Most people might not realize what all happens within the halls of the old Glenwood High School, which now functions as the South Central Ohio Educational Service Center (ESC). The organization is mostly known for its involvement and partnerships with local schools, by providing extra opportunities for students through its gifted services department, providing staff for schools, and even housing some students in its classrooms for those who have extra needs.
It is also a resource for teachers to better themselves, which, in turn, creates more opportunities for the students they serve. In its efforts, the organization has paid for teachers to attend various classes and platforms in other locations and more. Most recently, the ESC has offered educational opportunities through their typical Resident Educator trainings.
In this most recent training, nearly 50 local teachers participated in their Year Two Resident Educator training on Tuesday, December 8.
The training isn’t an optional addition to teacher education, it is something required by the state, and the ESC offers it to these faculty members.
According to Ryan Ottney, ESC director of communications, “New teachers starting their first job are given a Resident Educator Teaching License by the state of Ohio, and must complete four years of Resident Educator Training to receive their Professional Teaching License.”
Ottney explained that Year One teachers meet four times a year for training; Year Two meet three times a year, Year Three meet once, and Year Four meet individually with teachers. During those four years, Resident Educator Teachers work closely with a mentor to guide and evaluate them.
These professional development workshops are conducted around topics of concern to all new teachers, such as classroom management, effective use of assessments, and standards-based education.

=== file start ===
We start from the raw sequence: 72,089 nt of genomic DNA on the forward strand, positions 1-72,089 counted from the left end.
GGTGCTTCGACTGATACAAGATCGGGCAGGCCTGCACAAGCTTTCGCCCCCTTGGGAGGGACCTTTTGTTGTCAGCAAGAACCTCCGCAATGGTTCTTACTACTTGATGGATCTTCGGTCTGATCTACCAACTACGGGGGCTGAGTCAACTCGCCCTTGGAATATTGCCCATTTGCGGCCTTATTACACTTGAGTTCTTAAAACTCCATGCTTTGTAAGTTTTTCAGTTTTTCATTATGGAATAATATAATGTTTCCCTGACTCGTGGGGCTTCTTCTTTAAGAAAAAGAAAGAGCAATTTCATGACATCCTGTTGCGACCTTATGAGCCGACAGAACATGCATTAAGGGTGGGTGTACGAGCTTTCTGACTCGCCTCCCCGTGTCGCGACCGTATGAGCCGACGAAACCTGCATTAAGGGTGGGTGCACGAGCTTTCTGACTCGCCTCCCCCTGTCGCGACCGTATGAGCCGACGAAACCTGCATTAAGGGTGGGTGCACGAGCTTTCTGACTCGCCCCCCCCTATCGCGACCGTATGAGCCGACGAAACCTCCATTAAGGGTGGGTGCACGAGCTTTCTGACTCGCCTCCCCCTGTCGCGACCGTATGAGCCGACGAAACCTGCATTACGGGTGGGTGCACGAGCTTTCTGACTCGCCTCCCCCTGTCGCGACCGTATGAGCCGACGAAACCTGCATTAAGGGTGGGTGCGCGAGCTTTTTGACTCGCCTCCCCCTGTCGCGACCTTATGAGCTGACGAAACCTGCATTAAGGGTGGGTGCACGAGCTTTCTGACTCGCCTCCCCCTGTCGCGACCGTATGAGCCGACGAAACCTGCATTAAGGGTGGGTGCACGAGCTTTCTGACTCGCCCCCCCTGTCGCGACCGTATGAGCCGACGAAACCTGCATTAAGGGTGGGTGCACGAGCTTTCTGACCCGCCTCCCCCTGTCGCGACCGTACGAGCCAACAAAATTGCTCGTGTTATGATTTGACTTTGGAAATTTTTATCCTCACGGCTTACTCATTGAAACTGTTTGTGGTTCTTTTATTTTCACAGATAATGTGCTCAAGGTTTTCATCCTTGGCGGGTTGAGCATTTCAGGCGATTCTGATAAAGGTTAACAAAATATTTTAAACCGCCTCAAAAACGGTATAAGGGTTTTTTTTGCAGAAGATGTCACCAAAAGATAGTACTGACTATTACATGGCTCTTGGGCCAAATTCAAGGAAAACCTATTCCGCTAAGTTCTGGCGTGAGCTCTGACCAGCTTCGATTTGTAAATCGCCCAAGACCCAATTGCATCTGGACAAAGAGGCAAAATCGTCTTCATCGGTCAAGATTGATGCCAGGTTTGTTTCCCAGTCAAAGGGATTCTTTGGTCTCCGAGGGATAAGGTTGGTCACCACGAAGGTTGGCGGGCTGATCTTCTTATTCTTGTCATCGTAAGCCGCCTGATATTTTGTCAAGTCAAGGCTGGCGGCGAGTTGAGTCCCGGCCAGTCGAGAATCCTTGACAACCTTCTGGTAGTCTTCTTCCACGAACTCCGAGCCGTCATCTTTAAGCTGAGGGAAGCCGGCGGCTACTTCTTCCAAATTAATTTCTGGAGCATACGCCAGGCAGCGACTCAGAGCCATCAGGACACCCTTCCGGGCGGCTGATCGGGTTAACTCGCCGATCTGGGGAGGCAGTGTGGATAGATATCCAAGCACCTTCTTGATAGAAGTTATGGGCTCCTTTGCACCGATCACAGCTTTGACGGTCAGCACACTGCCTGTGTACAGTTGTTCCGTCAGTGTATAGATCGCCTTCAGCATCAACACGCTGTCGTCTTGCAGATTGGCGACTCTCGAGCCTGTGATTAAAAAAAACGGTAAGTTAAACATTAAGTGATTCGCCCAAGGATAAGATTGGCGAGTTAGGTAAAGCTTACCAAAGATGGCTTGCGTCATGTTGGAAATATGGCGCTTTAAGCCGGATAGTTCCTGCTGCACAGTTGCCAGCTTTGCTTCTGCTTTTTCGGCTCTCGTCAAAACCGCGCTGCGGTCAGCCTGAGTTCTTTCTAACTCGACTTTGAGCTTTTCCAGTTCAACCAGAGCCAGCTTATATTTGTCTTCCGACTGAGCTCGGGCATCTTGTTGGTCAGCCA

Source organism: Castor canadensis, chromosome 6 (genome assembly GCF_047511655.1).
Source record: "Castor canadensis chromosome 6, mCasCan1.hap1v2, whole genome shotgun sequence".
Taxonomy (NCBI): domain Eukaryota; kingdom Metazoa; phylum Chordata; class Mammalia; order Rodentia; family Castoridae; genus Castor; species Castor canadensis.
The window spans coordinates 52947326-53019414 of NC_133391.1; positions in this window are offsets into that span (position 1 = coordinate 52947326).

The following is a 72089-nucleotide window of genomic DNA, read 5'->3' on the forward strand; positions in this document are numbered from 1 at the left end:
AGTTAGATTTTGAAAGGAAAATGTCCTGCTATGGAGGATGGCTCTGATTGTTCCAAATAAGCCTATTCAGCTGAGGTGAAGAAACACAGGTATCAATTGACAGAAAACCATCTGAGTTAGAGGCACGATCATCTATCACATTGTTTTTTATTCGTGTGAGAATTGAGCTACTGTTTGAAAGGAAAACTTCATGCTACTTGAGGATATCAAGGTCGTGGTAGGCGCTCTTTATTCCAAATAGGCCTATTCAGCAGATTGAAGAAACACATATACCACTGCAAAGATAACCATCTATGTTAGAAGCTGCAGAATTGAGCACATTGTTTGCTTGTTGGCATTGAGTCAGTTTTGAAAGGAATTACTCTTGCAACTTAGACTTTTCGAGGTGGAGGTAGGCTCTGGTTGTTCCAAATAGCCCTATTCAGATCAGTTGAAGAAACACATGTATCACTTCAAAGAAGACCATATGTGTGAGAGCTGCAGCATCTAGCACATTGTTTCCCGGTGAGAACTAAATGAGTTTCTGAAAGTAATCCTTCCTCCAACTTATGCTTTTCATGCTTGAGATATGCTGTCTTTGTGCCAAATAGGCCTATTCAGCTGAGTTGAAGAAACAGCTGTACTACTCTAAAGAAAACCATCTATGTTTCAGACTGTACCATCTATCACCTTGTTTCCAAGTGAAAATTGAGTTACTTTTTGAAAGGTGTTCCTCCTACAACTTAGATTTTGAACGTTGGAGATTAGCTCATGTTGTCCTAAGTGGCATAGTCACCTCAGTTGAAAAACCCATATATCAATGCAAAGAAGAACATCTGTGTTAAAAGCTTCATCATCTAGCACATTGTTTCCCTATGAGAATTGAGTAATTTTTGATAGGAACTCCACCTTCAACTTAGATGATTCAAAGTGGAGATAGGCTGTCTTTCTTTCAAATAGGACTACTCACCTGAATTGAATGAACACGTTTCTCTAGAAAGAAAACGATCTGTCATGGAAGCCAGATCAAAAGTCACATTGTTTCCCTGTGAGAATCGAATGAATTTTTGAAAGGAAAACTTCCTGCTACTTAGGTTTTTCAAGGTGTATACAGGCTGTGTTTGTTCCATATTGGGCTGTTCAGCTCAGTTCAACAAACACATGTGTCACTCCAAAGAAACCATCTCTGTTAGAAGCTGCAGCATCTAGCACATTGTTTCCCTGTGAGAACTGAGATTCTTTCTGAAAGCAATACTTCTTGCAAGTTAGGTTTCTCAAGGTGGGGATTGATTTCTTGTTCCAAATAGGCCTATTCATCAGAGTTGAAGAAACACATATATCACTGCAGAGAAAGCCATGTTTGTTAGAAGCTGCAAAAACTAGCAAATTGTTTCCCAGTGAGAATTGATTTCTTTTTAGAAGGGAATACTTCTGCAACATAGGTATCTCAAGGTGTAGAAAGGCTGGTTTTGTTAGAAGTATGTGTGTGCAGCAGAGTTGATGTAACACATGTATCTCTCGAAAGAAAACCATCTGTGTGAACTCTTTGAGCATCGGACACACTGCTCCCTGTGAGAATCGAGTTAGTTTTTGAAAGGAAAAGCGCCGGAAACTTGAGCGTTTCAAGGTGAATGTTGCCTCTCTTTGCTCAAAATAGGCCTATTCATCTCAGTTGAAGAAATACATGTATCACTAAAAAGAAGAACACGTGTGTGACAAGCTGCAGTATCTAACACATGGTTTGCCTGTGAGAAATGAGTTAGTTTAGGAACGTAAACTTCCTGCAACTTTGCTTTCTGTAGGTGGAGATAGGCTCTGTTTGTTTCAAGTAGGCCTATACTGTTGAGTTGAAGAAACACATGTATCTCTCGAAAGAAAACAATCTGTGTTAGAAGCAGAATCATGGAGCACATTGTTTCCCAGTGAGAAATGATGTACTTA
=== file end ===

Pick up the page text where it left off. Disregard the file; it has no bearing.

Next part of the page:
“Our program serves teachers from throughout Scioto County, as well as Manchester in Adams County and Oak Hill in Jackson County,” Tammy Hambrick, Resident Educator program director, said. “Although participation is required, the Ohio Department of Education allows us to determine our own program structure as long as we include certain components. We decided to hold our meetings after school which makes for a long day, but it gives teachers more time in class with their students.”
The topic of the training on Tuesday was how to incorporate formative assessments into their classroom instruction.
“They’ve had training on how to give good, quality assessments, but at this point we’re really trying to make sure they are able to take what they’ve learned and actually use it correctly and effectively in the classroom,” Hambrick said. “We’re trying to grow really high-quality teachers who, very early in their careers, are able to instruct students with as much effectiveness as possible. Even to the level of teachers who have been teaching 10, 15, or 20 years.”
Several other training sessions are scheduled throughout the year, in which teachers from three Ohio counties have the opportunity to participate in.
Accord to the ESC, registration for those events is closed. Various classroom management resources, including videos and web links, are available on the Resident Educator webpage, in the curriculum department of the South Central Ohio ESC website at www.scoesc.org.
For more information about the South Central Ohio ESC, visit online or follow on Facebook and Twitter.
Reach Joseph Pratt at 740-353-3101, ext. 1932, or by Twitter @JosephPratt03.
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